Approved agenda items
The AIA executive board granted full membership to Scottsdale Cicero Preparatory Academy (2A), Litchfield Park Canyon View (4A) and Laveen Heritage Academy (2A).
The schools will start competing during the 2018-19 school year. The Gilbert North and Queen Creek Ironwood campuses of American Leadership Academy also were granted full membership but with a provision.
They will not be allowed to participate in the playoffs during its first two seasons as an AIA full member. The board did not state why the provision was added.
The following agenda items were also approved:
--Ten contests and or program cancellation requests.
--Five AIA lifetime passes.
--Two complimentary pass replacements.
--The requests from Casteel, Valley Union, Greenway and Central to exceed the permissible number of games to help fill schedules.
--Pusch Ridge Christian’s request to allow its girls basketball players to play eight quarters instead of six each night during the current season. PRCA, which is down to 18 players, asked for the exception to help fulfill its junior varsity and varsity game obligations.
--Northwest Christian’s appeal to move its cross country and track team from Division III to Division IV. A paperwork issue delayed Northwest Christian’s appeal.
--The 3A Conference meeting minutes from Aug. 10 and Nov. 16.
--The student eligibility appeal (paper review)/request for hardship eligibility (legal guardian) requests from Alhambra and two from Florence High School.
Below are the most recent school violations member schools self reported to the AIA.
Advisement for Camelback’s football program. After a football game, two players from opposing teams started a skirmish between some of the teams' players. The AIA is following up with the other school involved in the postgame skirmish.
Advisement for Catalina’s spiritline program. The cheer team withdrew from a spiritline qualifying event due to injuries and eligibility issues.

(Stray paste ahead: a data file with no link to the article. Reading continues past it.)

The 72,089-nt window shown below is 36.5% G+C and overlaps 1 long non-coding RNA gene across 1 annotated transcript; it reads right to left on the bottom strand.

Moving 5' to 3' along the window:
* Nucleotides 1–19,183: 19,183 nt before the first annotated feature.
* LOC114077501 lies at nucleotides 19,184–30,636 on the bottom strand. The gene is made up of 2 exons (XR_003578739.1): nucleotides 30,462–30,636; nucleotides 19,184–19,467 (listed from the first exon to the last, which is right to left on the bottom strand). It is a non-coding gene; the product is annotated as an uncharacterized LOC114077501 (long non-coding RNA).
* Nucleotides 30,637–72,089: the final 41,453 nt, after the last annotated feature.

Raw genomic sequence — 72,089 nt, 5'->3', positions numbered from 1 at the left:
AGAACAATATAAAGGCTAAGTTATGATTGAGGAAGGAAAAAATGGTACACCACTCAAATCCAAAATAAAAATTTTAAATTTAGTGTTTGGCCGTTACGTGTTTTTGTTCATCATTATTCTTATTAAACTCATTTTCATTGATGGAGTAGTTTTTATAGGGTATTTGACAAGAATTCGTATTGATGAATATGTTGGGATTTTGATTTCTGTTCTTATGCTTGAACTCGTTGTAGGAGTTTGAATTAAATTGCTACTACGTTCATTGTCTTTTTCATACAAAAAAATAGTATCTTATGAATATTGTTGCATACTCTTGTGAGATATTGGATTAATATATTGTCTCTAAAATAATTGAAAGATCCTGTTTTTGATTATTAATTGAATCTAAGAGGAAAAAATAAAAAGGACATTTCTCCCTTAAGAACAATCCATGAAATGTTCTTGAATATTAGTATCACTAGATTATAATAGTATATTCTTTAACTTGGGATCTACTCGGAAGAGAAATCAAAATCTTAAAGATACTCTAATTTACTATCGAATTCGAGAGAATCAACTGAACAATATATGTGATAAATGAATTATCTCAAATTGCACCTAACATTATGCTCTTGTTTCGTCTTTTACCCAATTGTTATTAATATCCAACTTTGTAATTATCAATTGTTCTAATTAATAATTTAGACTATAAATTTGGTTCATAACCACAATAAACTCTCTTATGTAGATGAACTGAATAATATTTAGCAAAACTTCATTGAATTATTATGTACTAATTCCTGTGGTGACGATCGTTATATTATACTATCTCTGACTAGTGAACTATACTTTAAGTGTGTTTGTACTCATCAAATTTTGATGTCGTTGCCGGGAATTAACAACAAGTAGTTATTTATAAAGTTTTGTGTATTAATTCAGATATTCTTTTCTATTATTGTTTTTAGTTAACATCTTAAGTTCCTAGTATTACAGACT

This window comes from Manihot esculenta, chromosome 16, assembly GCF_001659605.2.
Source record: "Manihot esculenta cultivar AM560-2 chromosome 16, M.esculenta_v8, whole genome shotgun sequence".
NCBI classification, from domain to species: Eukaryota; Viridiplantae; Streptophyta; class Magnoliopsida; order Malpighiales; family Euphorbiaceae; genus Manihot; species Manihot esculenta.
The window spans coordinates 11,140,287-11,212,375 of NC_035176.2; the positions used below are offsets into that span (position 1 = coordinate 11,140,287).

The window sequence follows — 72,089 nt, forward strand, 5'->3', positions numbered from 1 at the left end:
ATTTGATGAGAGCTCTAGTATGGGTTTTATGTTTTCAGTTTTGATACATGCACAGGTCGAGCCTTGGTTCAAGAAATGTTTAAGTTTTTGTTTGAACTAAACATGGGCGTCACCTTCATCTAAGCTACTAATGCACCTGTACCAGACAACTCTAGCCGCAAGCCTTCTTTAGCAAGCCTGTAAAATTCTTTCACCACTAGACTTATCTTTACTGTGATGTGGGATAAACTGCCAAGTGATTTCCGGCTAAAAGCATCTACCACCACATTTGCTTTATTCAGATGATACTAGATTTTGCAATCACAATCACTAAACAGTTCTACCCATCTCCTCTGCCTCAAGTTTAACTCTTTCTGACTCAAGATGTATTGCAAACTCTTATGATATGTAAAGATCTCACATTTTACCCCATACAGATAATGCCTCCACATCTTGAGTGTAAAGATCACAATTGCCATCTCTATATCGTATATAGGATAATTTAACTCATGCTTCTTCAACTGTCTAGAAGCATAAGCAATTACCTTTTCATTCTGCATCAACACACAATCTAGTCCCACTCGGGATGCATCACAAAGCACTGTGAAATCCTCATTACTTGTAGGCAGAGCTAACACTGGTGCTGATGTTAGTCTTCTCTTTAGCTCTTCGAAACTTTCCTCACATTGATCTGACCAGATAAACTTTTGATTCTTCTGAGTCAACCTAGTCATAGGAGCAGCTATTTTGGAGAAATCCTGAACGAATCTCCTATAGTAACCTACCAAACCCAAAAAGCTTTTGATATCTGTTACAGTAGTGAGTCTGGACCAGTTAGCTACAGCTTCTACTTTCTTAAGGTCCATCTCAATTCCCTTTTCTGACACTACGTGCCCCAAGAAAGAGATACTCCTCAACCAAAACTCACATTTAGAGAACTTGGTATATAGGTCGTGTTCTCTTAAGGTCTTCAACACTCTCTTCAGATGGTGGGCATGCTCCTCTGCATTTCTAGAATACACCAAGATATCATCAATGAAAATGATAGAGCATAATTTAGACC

Advisement to Lee Williams High School. During the 2016-17 school year, a home schooled student living in the Kingman High School boundary played for Lee Williams.
Advisement for Queen Creek’s activities program. A drone was used during the first round of the football playoffs. The use of drones is prohibited during postseason events.
Warning to Mingus activities program. An athlete practiced twice before he was cleared by the athletic office.
Warning for Catalina’s football program. The team held a scrimmage, in pads and helmets, after its season ended.
Advisement for Flagstaff’s football program. The head football coach criticized game officials to a newspaper reporter. The coach violated the AIA’s code of ethics bylaw.
Advisement for North Canyon’s boys soccer program. The team went over the four 20 minute periods during a scrimmage.
Advisement for North Canyon’s activities program. North Canyon football coaches and officials were involved in a “heated exchange/conversation” after a game on Sept. 22.
Advisement for Blue Ridge spiritline. Blue Ridge withdrew from a qualifier after its coach was unable to travel with the team.
Advisement for Basha basketball program. A freshman coach opened the gym on Sunday Nov. 19 and allowed three players to shoot using a shooting machine. Teams can’t practice on Sundays.
Advisement for Verrado’s activities program for violating recruitment rule. A student transferred to the school during the 2016-17 season after attending the speed training camp of a former varsity assistant coach, who resigned in Oct.
An advisement is a word of caution.
A warning places a school in jeopardy of being placed on probation if another violation of any rule or regulation is committed. A school will not be eligible for the Overall Excellence Award during the warning period.